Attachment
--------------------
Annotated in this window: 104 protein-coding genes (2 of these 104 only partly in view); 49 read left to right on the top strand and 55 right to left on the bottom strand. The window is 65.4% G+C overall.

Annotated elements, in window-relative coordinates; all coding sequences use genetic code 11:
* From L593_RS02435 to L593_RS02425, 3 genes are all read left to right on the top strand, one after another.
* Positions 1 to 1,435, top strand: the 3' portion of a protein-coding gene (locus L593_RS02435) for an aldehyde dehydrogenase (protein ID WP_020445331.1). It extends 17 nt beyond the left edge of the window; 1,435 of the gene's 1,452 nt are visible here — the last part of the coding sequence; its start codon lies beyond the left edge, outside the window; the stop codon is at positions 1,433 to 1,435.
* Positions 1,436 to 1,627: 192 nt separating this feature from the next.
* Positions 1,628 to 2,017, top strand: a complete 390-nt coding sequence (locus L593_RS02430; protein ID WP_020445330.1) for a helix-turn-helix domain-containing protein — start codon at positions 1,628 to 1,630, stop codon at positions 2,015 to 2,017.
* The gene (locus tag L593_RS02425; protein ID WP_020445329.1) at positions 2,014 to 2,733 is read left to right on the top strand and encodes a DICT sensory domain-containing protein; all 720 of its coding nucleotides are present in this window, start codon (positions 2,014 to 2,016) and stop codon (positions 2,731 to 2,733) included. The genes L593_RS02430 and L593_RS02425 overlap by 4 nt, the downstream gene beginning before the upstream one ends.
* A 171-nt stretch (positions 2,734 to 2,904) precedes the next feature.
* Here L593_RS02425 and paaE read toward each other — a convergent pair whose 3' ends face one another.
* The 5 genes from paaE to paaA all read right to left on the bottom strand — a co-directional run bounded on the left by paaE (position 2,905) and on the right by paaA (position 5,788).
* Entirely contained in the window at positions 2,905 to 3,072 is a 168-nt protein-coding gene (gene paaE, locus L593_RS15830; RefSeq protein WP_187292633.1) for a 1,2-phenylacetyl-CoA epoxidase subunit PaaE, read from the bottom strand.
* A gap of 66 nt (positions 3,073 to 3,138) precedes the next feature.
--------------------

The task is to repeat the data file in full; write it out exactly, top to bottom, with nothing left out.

Annotated in this window: 104 protein-coding genes (2 of these 104 only partly in view); 49 read left to right on the top strand and 55 right to left on the bottom strand. The window is 65.4% G+C overall.

Annotated elements, in window-relative coordinates; all coding sequences use genetic code 11:
* From L593_RS02435 to L593_RS02425, 3 genes are all read left to right on the top strand, one after another.
* Positions 1 to 1,435, top strand: the 3' portion of a protein-coding gene (locus L593_RS02435) for an aldehyde dehydrogenase (protein ID WP_020445331.1). It extends 17 nt beyond the left edge of the window; 1,435 of the gene's 1,452 nt are visible here — the last part of the coding sequence; its start codon lies beyond the left edge, outside the window; the stop codon is at positions 1,433 to 1,435.
* Positions 1,436 to 1,627: 192 nt separating this feature from the next.
* Positions 1,628 to 2,017, top strand: a complete 390-nt coding sequence (locus L593_RS02430; protein ID WP_020445330.1) for a helix-turn-helix domain-containing protein — start codon at positions 1,628 to 1,630, stop codon at positions 2,015 to 2,017.
* The gene (locus tag L593_RS02425; protein ID WP_020445329.1) at positions 2,014 to 2,733 is read left to right on the top strand and encodes a DICT sensory domain-containing protein; all 720 of its coding nucleotides are present in this window, start codon (positions 2,014 to 2,016) and stop codon (positions 2,731 to 2,733) included. The genes L593_RS02430 and L593_RS02425 overlap by 4 nt, the downstream gene beginning before the upstream one ends.
* A 171-nt stretch (positions 2,734 to 2,904) precedes the next feature.
* Here L593_RS02425 and paaE read toward each other — a convergent pair whose 3' ends face one another.
* The 5 genes from paaE to paaA all read right to left on the bottom strand — a co-directional run bounded on the left by paaE (position 2,905) and on the right by paaA (position 5,788).
* Entirely contained in the window at positions 2,905 to 3,072 is a 168-nt protein-coding gene (gene paaE, locus L593_RS15830; RefSeq protein WP_187292633.1) for a 1,2-phenylacetyl-CoA epoxidase subunit PaaE, read from the bottom strand.
* A gap of 66 nt (positions 3,073 to 3,138) precedes the next feature.